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Current Osteoporosis Reports

, Volume 16, Issue 4, pp 490–503 | Cite as

Origin of Reparative Stem Cells in Fracture Healing

  • Beth C. Bragdon
  • Chelsea S. Bahney
Orthopedic Management of Fractures (S Bukata and L Gerstenfeld, Section Editors)
Part of the following topical collections:
  1. Topical Collection on Orthopedic Management of Fractures

Abstract

Purpose of Review

The identity and functional roles of stem cell population(s) that contribute to fracture repair remains unclear. This review provides a brief history of mesenchymal stem cell (MSCs) and provides an updated view of the many stem/progenitor cell populations contributing to fracture repair.

Recent Findings

Functional studies show MSCs are not the multipotential stem cell population that form cartilage and bone during fracture repair. Rather, multiple studies have confirmed the periosteum is the primary source of stem/progenitor cells for fracture repair. Newer work is also identifying other stem/progenitor cells that may also contribute to healing.

Summary

Although the heterogenous periosteal cells migrate to the fracture site and contribute directly to callus formation, other cell populations are involved. Pericytes and bone marrow stromal cells are now thought of as key secretory centers that mostly coordinate the repair process. Other populations of stem/progenitor cells from the muscle and transdifferentiated chondroctyes may also contribute to repair, and their functional role is an area of active research.

Keywords

Skeletal stem cell Fracture Mesenchymal stem cell Periosteum Pericyte 

Notes

Acknowledgements

This publication was supported financially by the National Institutes of Health (NIH) through the National Center for Advancing Translational Sciences Grant Numbers UCSF-UL1TR000004 and BU-1UL1TR001430, the National Institute of Arthritis and Musculoskeletal and Skin (NIAMS) R01-AR056637 and K99AR068582, the AO Foundation Start-Up Grant (CSB, #S-14-114B), the UCSF Core Center for Musculoskeletal Biology and Medicine Grant Number P30AR066262, and the Research Evaluation & Allocation Committee (REAC) UCSF School of Medicine. Its contents are solely the responsibility of the authors and do not necessarily represent the official views of the NIH. We would like to thank Emily Moore at Columbia University and Dr. Johnny Huard at the Stedmann Phillipon Research Institute and UT Health for providing helpful information and discussion that contributed to this review. The authors acknowledge institutional support from the UCSF/ZSFG Orthopaedic Trauma Institute and Boston University School of Medicine Department of Orthopaedic Surgery.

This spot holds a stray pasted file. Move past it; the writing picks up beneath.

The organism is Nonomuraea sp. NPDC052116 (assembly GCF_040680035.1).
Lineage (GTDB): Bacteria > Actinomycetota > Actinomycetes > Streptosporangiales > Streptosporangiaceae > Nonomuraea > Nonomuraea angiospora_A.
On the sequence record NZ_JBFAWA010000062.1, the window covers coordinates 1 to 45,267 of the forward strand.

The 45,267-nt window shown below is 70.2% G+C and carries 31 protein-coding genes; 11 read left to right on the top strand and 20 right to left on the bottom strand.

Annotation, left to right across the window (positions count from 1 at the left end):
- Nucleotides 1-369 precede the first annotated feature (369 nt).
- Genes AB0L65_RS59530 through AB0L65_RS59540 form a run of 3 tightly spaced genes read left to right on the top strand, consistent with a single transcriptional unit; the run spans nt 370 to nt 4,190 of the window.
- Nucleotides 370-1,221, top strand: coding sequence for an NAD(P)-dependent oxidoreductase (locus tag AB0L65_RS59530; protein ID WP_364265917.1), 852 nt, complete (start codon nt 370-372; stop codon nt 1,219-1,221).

Compliance with Ethical Standards

Conflict of Interest

Bragdon reports grants from the NIH and NIAMS, during the conduct of the study and fees as a grant reviewer from Musculoskeletal Transplant Foundation.

Human and Animal Rights and Informed Consent

This article does not contain any studies with human or animal subjects performed by any of the authors.

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© Springer Science+Business Media, LLC, part of Springer Nature 2018

Authors and Affiliations

  1. 1.Department of Orthopaedic SurgeryBoston University School of MedicineBostonUSA
  2. 2.Orthopaedic Trauma Institute, Department of Orthopaedic SurgeryUniversity of California, San Francisco (UCSF)San FranciscoUSA

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